Trojanowicz, 1998 WL 774338, at *5. Following the direction provided by the Supreme Court,(6) the special master determined Dr. Bean's testimony to be nothing more than "unsupported speculation." Id. at *6. Because petitioners failed to prove by a preponderance of the evidence that Melissa's CIDP was caused by the DPT vaccine, the special master dismissed the case.


A. Petitioners' Motion for Review

The Vaccine Rules, found in Appendix J of the Rules of the United States Claims Court,(7) provide the procedures to be followed in obtaining review of a decision by a special master. Vaccine Rule 24 requires a memorandum of numbered objections to accompany a motion for review.(8) Although petitioners' motion for review failed to meet the requirements of Rule 24, this court has stated that "the right of persons to represent themselves is well recognized as is also the practical impossibility that such persons can be expected to prepare pleadings according to the formal requirements that can be demanded of attorneys . . . ." Clinton v. United States, 191 Ct. Cl. 604, 605 (1970). The Supreme Court has taken the view that allegations made in a pro se complaint are to be held to "less stringent standards than formal pleadings drafted by lawyers." Haines v. Kerner, 404 U.S. 519, 520-21, 92 S. Ct. 594, 595-96, 30 L. Ed. 2d 652 (1972).

Although the form of petitioners' motion for review may be lacking, petitioners are not relieved of the burden of ensuring that the substance of their motion adequately states the merits of a claim upon which this court may grant relief. Davis v. United States, 36 Fed. Cl. 556, 558 (1996). As stated in Henkel v. Secretary of Dep't of HHS, 42 Fed. Cl. 528 (1998), "nothing in the Vaccine Act displaces the proposition that a party must make its case on review. The judge is not responsible for scouring the record for factual mistakes or ferreting out facts that support a position that either side or the special master has overlooked." Id. at 530. Moreover, the United States Court of Claims has previously stated in a case involving record review that "the plaintiff has the burden of establishing the fact that the record does not support the Board's finding. This it has failed to do. It is not the court's function to supply this deficiency by an independent excursion along the administrative trail." Id. (quoting Sundstrand Turbo v. United States, 182 Ct. Cl. 31, 60, 389 F.2d 406, 422-23 (1968)).

In light of the above decisions, the court accepts the petitioners' motion for review as filed and examines the merits of their appeal. Petitioners have provided little upon which this court can base its review of the special master's decision. Petitioners simply failed to state any specific objection to the determination of the special master aside from the general statement that petitioners believe the special master's decision to be "wrong." Motion to Review, at 1.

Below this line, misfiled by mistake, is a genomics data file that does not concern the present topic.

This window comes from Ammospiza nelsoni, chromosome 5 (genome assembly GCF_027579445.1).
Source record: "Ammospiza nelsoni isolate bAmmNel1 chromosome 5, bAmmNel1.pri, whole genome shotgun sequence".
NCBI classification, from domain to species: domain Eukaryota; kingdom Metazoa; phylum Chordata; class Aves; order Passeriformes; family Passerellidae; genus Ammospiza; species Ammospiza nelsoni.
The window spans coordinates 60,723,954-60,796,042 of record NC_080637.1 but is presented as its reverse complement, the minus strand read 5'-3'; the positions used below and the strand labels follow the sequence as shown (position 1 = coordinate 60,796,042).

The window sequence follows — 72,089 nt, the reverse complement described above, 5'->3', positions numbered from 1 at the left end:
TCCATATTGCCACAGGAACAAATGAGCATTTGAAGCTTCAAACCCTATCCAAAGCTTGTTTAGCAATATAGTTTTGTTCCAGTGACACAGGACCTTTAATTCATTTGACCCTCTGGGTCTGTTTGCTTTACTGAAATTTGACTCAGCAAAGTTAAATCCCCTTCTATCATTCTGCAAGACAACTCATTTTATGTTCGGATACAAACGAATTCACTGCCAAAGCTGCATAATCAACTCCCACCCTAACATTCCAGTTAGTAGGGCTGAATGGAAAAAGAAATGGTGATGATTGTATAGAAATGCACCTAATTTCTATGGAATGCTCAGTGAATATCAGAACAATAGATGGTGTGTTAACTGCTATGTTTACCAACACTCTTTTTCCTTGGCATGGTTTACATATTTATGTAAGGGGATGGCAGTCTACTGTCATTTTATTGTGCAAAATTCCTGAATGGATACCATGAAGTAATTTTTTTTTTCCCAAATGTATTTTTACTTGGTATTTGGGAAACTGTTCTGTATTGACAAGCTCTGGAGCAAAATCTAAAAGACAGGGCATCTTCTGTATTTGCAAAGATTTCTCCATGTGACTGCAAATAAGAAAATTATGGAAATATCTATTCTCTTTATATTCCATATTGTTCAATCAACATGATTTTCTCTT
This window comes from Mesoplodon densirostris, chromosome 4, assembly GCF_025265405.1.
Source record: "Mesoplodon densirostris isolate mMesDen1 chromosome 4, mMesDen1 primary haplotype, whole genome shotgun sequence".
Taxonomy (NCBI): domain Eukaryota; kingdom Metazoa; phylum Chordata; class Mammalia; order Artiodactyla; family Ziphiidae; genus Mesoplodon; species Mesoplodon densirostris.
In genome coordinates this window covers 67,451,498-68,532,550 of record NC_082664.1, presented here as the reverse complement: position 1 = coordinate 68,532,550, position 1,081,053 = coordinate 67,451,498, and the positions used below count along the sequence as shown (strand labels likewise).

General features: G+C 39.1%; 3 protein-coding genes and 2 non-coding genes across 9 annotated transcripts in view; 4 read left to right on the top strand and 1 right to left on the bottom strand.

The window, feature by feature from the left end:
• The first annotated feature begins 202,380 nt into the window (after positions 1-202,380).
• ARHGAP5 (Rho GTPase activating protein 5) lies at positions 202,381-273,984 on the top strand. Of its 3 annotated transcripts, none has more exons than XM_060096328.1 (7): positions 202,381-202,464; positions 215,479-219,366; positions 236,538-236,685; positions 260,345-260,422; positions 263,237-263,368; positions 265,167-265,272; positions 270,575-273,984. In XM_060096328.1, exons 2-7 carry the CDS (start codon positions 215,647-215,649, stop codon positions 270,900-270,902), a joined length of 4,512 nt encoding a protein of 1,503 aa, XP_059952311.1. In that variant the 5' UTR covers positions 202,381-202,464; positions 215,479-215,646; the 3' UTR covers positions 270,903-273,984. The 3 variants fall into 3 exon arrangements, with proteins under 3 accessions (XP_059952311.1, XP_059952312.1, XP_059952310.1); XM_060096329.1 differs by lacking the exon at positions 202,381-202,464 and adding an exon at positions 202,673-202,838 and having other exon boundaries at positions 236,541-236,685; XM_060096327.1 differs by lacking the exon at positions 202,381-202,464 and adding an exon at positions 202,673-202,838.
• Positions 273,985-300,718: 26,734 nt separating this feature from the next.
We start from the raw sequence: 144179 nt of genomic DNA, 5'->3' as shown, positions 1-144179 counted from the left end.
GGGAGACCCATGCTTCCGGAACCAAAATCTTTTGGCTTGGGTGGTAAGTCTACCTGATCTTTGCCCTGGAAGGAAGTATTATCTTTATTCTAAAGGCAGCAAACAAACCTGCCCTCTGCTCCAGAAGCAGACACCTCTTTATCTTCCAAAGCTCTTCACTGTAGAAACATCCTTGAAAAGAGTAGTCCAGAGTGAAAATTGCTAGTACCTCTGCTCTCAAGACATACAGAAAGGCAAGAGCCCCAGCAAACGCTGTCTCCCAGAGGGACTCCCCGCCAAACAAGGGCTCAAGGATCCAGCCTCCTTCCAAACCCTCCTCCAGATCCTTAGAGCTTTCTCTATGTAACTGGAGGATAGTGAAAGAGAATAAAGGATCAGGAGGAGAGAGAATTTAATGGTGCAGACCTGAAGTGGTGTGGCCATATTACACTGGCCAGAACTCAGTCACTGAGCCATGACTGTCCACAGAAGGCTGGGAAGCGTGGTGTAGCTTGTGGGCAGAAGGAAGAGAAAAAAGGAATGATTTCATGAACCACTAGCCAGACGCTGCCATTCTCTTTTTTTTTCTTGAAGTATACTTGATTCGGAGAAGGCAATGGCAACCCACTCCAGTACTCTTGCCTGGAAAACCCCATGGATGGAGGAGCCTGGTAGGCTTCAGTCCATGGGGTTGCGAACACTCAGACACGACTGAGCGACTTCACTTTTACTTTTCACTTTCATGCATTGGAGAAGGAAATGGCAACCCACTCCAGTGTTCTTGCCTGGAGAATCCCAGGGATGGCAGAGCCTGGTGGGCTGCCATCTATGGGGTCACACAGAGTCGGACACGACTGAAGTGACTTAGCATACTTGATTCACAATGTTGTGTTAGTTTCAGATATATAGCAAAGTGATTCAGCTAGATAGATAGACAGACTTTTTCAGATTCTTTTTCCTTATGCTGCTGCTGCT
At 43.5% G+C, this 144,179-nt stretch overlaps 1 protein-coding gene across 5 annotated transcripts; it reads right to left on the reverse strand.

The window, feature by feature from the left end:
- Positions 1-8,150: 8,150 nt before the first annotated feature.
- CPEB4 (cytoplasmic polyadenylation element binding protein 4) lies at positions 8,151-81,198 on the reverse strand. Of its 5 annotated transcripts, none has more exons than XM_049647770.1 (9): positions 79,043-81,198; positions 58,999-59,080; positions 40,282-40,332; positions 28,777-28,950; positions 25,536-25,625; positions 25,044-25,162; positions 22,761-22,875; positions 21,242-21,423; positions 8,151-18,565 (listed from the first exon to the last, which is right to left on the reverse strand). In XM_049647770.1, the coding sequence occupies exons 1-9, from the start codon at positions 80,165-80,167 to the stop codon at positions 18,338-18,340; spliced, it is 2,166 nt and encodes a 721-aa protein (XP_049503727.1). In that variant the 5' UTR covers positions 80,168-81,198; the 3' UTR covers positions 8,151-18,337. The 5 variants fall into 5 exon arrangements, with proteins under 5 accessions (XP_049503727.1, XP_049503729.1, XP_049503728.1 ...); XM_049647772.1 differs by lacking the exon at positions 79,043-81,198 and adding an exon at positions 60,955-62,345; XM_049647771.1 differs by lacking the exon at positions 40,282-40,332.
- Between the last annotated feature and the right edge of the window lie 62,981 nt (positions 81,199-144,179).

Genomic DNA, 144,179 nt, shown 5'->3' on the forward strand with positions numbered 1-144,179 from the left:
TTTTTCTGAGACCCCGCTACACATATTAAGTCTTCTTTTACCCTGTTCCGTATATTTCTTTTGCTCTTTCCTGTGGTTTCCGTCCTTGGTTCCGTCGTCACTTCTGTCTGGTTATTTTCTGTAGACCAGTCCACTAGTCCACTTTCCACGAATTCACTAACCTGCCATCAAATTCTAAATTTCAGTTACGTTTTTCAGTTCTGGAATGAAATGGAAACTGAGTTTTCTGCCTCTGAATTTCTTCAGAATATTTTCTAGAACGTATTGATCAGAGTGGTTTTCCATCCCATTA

B. Standard of Review

As established by 42 U.S.C. 300aa-13(a)(1)(A), the burden is on petitioners to demonstrate by a preponderance of the evidence that Melissa's CIDP was caused by the DPT vaccination. Under the Vaccine Act, the special master determines whether or not a particular petitioner is due compensation based on the merits of his or her case. 42 U.S.C. 300aa-12(d)(3). The special master's decision is based on the "record as a whole" including "relevant medical and scientific evidence." 42 U.S.C. 300a-13(a) and (b).

Review by the Court of Federal Claims of a special master's decision is quite limited. Carraggio v. Secretary of Dep't of HHS, 38 Fed. Cl. 211, 217 (1997). A special master's findings of fact and conclusions of law will be set aside only if the court finds them "to be arbitrary, capricious, an abuse of discretion, or otherwise not in accordance with the law." 42 U.S.C. 300aa-12(e)(2)(B). It is not up to the court to substitute its own judgment for that of the special master in the absence of "clear error" on the part of the special master. Misasi v. Secretary of Dep't of HHS, 23 Cl. Ct. 322, 325 (1991) (citing Hyundai Electronics Indus. Co. v. ITC, 899 F.2d 1204, 1209 (Fed. Cir. 1990)). "If the special master has considered the relevant evidence in the record, drawn plausible inferences and articulated a rational basis for the decision, reversible error will be extremely difficult to demonstrate." Burns v. Secretary of Dep't of HHS, 3 F.3d 415, 416 (Fed. Cir. 1993).

In resolving the dispute presented before him, the special master evaluated the facts, the testimony given by the medical experts, Dr. Bean and Dr. Arnason, and relevant medical literature. The special master had an opportunity to question the medical experts in regard to findings in the medical literature. Based upon his examination, the special master found the scientific evidence to be more heavily weighted in support of the respondent's position. In their motion for review, petitioners have not attempted to show that the special master's decision was arbitrary, capricious, an abuse of discretion or otherwise not in accordance with the law. Under the standard of review applicable to this case, the court must uphold the findings of the special master and sustain his decision under Vaccine Rule 27(a). 42 U.S.C. 300aa-12(e)(2)(A).


The court has thoroughly reviewed the record and finds no basis for overturning the decision of the special master. The special master's determination that there is no medical basis for drawing a causal connection between DPT and CIDP is well founded and does not constitute an abuse of the special master's discretion under the Vaccine Act. Petitioners have not shown that the special master's findings of fact and conclusions of law are arbitrary, capricious, an abuse of discretion or otherwise not in accordance with the law. For the reasons set forth above, the special master's July 1, 1998, decision is AFFIRMED. The Clerk of the Court shall enter judgment accordingly.